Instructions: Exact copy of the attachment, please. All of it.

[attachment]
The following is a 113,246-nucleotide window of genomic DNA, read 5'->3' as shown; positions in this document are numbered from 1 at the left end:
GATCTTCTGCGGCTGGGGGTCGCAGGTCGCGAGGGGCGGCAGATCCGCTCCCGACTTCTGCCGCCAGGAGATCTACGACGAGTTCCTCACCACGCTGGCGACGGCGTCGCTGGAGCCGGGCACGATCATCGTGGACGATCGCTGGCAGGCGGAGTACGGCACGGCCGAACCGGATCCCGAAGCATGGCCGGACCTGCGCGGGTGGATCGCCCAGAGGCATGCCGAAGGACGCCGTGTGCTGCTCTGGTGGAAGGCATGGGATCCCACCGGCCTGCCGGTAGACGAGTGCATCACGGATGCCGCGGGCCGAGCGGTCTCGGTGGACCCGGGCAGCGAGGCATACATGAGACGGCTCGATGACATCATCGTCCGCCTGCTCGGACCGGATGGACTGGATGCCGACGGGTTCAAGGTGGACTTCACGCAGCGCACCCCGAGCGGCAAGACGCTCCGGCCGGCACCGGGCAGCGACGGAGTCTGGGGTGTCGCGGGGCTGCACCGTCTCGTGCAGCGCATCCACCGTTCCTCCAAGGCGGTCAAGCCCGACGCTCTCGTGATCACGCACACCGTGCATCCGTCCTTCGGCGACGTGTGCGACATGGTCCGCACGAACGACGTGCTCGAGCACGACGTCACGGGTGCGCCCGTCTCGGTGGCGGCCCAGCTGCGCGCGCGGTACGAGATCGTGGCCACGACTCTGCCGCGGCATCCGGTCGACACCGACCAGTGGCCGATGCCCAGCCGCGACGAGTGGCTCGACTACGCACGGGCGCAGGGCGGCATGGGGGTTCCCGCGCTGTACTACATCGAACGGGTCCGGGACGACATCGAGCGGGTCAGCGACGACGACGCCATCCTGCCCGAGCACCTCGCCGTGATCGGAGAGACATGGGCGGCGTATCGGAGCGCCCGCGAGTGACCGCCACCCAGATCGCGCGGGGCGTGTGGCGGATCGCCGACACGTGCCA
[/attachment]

The following is a 113,246-nucleotide window of genomic DNA, read 5'->3' as shown; positions in this document are numbered from 1 at the left end:
GATCTTCTGCGGCTGGGGGTCGCAGGTCGCGAGGGGCGGCAGATCCGCTCCCGACTTCTGCCGCCAGGAGATCTACGACGAGTTCCTCACCACGCTGGCGACGGCGTCGCTGGAGCCGGGCACGATCATCGTGGACGATCGCTGGCAGGCGGAGTACGGCACGGCCGAACCGGATCCCGAAGCATGGCCGGACCTGCGCGGGTGGATCGCCCAGAGGCATGCCGAAGGACGCCGTGTGCTGCTCTGGTGGAAGGCATGGGATCCCACCGGCCTGCCGGTAGACGAGTGCATCACGGATGCCGCGGGCCGAGCGGTCTCGGTGGACCCGGGCAGCGAGGCATACATGAGACGGCTCGATGACATCATCGTCCGCCTGCTCGGACCGGATGGACTGGATGCCGACGGGTTCAAGGTGGACTTCACGCAGCGCACCCCGAGCGGCAAGACGCTCCGGCCGGCACCGGGCAGCGACGGAGTCTGGGGTGTCGCGGGGCTGCACCGTCTCGTGCAGCGCATCCACCGTTCCTCCAAGGCGGTCAAGCCCGACGCTCTCGTGATCACGCACACCGTGCATCCGTCCTTCGGCGACGTGTGCGACATGGTCCGCACGAACGACGTGCTCGAGCACGACGTCACGGGTGCGCCCGTCTCGGTGGCGGCCCAGCTGCGCGCGCGGTACGAGATCGTGGCCACGACTCTGCCGCGGCATCCGGTCGACACCGACCAGTGGCCGATGCCCAGCCGCGACGAGTGGCTCGACTACGCACGGGCGCAGGGCGGCATGGGGGTTCCCGCGCTGTACTACATCGAACGGGTCCGGGACGACATCGAGCGGGTCAGCGACGACGACGCCATCCTGCCCGAGCACCTCGCCGTGATCGGAGAGACATGGGCGGCGTATCGGAGCGCCCGCGAGTGACCGCCACCCAGATCGCGCGGGGCGTGTGGCGGATCGCCGACACGTGCCA